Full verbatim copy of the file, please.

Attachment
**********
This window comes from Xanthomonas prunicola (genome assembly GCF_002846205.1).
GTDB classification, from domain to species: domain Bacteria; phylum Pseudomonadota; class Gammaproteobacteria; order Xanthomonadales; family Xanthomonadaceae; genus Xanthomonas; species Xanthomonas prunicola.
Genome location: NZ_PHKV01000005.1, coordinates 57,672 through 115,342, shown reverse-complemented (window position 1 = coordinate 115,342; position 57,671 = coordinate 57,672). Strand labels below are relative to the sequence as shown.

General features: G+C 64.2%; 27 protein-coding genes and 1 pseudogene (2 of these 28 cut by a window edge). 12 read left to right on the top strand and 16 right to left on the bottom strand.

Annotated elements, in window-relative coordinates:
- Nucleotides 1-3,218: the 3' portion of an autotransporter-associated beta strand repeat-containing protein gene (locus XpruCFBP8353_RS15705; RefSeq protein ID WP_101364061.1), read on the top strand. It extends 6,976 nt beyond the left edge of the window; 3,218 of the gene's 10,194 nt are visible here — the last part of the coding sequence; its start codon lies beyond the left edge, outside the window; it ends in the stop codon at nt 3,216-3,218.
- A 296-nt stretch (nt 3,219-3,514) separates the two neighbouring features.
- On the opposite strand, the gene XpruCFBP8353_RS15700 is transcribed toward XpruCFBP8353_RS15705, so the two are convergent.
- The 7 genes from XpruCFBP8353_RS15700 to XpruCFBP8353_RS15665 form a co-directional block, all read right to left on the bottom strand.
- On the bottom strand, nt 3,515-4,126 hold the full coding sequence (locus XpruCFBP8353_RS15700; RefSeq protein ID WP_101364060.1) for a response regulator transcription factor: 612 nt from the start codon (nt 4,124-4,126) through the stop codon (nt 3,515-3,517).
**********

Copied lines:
This window comes from Xanthomonas prunicola (genome assembly GCF_002846205.1).
GTDB classification, from domain to species: domain Bacteria; phylum Pseudomonadota; class Gammaproteobacteria; order Xanthomonadales; family Xanthomonadaceae; genus Xanthomonas; species Xanthomonas prunicola.
Genome location: NZ_PHKV01000005.1, coordinates 57,672 through 115,342, shown reverse-complemented (window position 1 = coordinate 115,342; position 57,671 = coordinate 57,672). Strand labels below are relative to the sequence as shown.

General features: G+C 64.2%; 27 protein-coding genes and 1 pseudogene (2 of these 28 cut by a window edge). 12 read left to right on the top strand and 16 right to left on the bottom strand.

Annotated elements, in window-relative coordinates:
- Nucleotides 1-3,218: the 3' portion of an autotransporter-associated beta strand repeat-containing protein gene (locus XpruCFBP8353_RS15705; RefSeq protein ID WP_101364061.1), read on the top strand. It extends 6,976 nt beyond the left edge of the window; 3,218 of the gene's 10,194 nt are visible here — the last part of the coding sequence; its start codon lies beyond the left edge, outside the window; it ends in the stop codon at nt 3,216-3,218.
- A 296-nt stretch (nt 3,219-3,514) separates the two neighbouring features.
- On the opposite strand, the gene XpruCFBP8353_RS15700 is transcribed toward XpruCFBP8353_RS15705, so the two are convergent.
- The 7 genes from XpruCFBP8353_RS15700 to XpruCFBP8353_RS15665 form a co-directional block, all read right to left on the bottom strand.
- On the bottom strand, nt 3,515-4,126 hold the full coding sequence (locus XpruCFBP8353_RS15700; RefSeq protein ID WP_101364060.1) for a response regulator transcription factor: 612 nt from the start codon (nt 4,124-4,126) through the stop codon (nt 3,515-3,517).